Gallipoli to the Somme: Recollections of a New Zealand Infantryman
Alexander Aitken (Alex Calder ed)
Auckland University Press, $40.00,
Odyssey of the Unknown Anzac
Auckland University Press, $35.00,
As we come towards the end of the four-year centenary of the Great War, the question looms: what have we learnt over these years about what was arguably the greatest trauma affecting the largest number of people that this country has ever seen?
There can be no question that from television, newspaper articles, exhibitions and conferences, more people know something of the terrible costs of that experience. For readers of books, thanks to historians like Ian McGibbon and Glyn Harper, Gallipoli is no longer so dominant in consciousness, and we have a more detailed and accurate understanding of the military history of the Western Front and even the Middle East than before. Some of the leading officers, such as William Malone and Andrew Russell, have been given their due. The experience of the foot-slogger has also received attention, particularly through the publication of many personal accounts and oral histories. We eagerly await Monty Soutar’s forthcoming study of Māori in the war. There has been some new attention given to the dissidents and conscientious objectors, which goes beyond Archibald Baxter’s long-recognised classic, We Will Not Cease. We have learnt about memorials and memory and, through the dedicated effort of Jane Tolerton, the range of experiences of women overseas in those years has received some just attention. Gaps remain, such as the home front and the economy. But the most important I will leave to the conclusion.
Given this outpouring, what do these two short books, both paperbacks under 200 pages and published by Auckland University Press, add to our knowledge about the war? Do they deserve publication, let alone close reading? The question is especially pertinent as regards Alexander Aitken’s memoir. For a start, it is not a new book, having first appeared between covers in 1963. Many people interested in the war will have read it already; and its coverage of the war experience is quite limited. Aitken did not reach the Gallipoli battlefield until 10 November 1915, long after the April landing and the August offensive, and he stayed only five weeks before he was evacuated.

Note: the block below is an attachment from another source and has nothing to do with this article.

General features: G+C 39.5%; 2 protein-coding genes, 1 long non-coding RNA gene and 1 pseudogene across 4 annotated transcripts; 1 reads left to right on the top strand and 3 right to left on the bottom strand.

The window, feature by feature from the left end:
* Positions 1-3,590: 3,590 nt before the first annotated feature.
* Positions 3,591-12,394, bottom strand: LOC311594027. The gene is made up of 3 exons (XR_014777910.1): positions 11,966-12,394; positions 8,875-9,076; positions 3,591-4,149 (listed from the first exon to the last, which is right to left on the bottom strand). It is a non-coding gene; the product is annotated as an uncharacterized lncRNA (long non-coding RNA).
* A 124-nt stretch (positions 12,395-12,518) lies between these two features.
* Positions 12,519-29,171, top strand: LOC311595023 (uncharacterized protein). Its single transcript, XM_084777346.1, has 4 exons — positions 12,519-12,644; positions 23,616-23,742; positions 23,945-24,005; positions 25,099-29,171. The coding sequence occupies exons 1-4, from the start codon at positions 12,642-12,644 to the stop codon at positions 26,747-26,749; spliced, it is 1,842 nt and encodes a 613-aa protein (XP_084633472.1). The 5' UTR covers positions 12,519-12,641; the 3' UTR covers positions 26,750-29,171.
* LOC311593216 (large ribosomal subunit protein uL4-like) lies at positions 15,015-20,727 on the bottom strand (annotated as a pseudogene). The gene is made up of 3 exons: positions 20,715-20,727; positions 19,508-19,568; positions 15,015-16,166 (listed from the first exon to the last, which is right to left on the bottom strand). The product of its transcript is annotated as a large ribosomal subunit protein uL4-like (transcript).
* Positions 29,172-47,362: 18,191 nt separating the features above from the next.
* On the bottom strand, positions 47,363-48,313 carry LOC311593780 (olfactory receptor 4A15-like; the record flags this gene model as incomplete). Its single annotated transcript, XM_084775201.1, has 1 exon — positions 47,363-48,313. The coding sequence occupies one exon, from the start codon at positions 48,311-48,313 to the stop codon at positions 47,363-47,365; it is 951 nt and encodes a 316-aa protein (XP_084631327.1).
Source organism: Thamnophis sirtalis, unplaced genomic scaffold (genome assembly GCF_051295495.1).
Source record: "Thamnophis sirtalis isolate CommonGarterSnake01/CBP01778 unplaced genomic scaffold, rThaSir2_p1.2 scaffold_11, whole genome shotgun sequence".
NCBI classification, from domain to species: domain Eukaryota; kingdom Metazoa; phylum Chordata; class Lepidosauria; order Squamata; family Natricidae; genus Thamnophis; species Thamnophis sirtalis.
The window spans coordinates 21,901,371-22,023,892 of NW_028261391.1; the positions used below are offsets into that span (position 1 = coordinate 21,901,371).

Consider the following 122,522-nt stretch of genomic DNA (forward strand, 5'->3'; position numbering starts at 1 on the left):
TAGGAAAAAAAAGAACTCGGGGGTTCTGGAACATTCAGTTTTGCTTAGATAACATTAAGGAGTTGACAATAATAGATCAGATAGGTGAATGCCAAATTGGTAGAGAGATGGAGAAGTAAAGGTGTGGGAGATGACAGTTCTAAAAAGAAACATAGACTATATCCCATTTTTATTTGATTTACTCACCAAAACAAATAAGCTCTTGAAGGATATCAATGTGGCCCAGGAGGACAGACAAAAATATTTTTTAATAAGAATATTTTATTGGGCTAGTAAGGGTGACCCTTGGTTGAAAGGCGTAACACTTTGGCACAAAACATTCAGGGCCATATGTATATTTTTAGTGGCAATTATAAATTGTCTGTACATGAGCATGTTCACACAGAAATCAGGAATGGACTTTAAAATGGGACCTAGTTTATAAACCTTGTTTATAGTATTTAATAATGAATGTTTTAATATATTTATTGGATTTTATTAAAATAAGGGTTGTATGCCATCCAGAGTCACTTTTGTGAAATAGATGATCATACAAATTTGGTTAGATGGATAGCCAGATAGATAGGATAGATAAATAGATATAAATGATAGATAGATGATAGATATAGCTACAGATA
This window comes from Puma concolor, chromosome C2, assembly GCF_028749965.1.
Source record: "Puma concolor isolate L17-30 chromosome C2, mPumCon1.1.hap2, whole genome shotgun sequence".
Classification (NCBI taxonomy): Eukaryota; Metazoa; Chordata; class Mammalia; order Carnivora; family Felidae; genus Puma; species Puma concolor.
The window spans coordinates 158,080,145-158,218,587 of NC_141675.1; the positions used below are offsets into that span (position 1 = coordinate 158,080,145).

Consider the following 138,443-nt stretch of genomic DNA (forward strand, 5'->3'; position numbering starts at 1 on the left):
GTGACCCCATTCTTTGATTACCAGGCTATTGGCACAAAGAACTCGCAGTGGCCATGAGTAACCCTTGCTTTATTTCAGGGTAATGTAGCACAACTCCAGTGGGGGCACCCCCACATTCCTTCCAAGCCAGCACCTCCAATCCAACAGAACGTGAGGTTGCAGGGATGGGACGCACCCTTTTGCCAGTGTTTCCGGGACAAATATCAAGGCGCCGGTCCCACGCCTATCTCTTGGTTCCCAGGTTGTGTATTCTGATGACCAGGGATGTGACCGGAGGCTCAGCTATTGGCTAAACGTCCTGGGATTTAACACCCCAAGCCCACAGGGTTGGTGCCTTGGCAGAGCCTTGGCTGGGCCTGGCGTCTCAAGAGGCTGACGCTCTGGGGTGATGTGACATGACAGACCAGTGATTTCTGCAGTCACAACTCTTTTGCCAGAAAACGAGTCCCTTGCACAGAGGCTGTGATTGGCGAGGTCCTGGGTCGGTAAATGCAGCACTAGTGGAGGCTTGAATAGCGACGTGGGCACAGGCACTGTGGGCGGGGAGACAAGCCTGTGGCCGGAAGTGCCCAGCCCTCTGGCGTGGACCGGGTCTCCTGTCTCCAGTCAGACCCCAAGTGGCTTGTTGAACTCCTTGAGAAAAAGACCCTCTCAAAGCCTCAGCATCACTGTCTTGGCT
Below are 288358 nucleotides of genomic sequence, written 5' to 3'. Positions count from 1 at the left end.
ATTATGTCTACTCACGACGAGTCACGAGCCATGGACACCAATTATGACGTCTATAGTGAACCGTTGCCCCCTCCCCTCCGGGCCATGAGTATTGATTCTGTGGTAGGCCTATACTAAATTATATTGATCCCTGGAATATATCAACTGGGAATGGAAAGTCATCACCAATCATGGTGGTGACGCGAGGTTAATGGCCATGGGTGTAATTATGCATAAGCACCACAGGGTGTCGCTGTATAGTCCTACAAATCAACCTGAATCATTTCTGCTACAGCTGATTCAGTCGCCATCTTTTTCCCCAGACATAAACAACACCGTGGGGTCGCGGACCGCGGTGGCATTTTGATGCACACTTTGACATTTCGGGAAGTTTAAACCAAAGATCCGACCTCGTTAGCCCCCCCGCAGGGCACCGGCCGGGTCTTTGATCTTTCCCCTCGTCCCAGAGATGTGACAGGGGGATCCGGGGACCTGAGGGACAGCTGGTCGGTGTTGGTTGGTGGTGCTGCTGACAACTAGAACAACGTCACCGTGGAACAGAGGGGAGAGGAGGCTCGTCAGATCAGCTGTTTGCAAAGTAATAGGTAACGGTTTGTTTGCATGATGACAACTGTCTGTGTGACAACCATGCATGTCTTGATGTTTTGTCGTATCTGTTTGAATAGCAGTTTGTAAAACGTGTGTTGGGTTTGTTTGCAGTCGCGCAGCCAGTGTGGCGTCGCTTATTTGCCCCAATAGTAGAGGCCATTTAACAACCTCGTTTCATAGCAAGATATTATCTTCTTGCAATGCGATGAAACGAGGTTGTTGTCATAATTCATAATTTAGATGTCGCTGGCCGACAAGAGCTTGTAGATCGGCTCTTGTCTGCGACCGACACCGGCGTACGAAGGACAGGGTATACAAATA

He then travelled with the New Zealand Division to the Western Front. He first went up to the front line at Armentières in late May 1916 and some three months later was seriously wounded at the Somme and was discharged from the army in June 1917. So he took no part in the battles of Messines and Passchendaele, nor the German Offensive of 1918. Further, his accounts of the front-line experience echo many others, available in published letters or memoirs. His cynicism about the contrast between official bulletins and the front-line experience, and his bitterness about the failure of the high command to plan properly, especially in the action of 27 September 1916 which brought about his serious injuries, were echoed by many. Aitken expresses his feelings in more precise and vivid language than some others: there is his chilling self-analysis at Gallipoli when he confronts the likelihood that he had killed an enemy soldier; and there is his distinctive way of coming to terms with the death of mates and the scale of the slaughter by succinctly inserting brackets after their names: “(killed 25 September 1916)”. But the essence of the experience will be familiar to anyone who has read other accounts.
Yet Gallipoli to the Somme is worthy of republication. The original edition is no longer widely accessible and, although largely written in 1917, it did not appear until 1963, after the outpouring of war memoirs in the early 1930s and before the current revival of interest, so it did not receive wide attention. The new edition includes superb editorial work by Alex Calder. His scrupulously accurate and fair notes add much. Calder argues that the book deserves new attention because it is a literary classic, “unquestionably the most distinguished writing we in New Zealand have from the Great War”. That is a very bold claim indeed and, if a reader wants to share the front-line experience of a New Zealand soldier, then I would argue that Robin Hyde’s Passport to Hell based on oral histories with the larrikin Starkie, or John A Lee’s autobiographical Civilian into Soldier, or Ormond Burton’s history The Silent Division, are all more complete and in many ways more intense descriptions.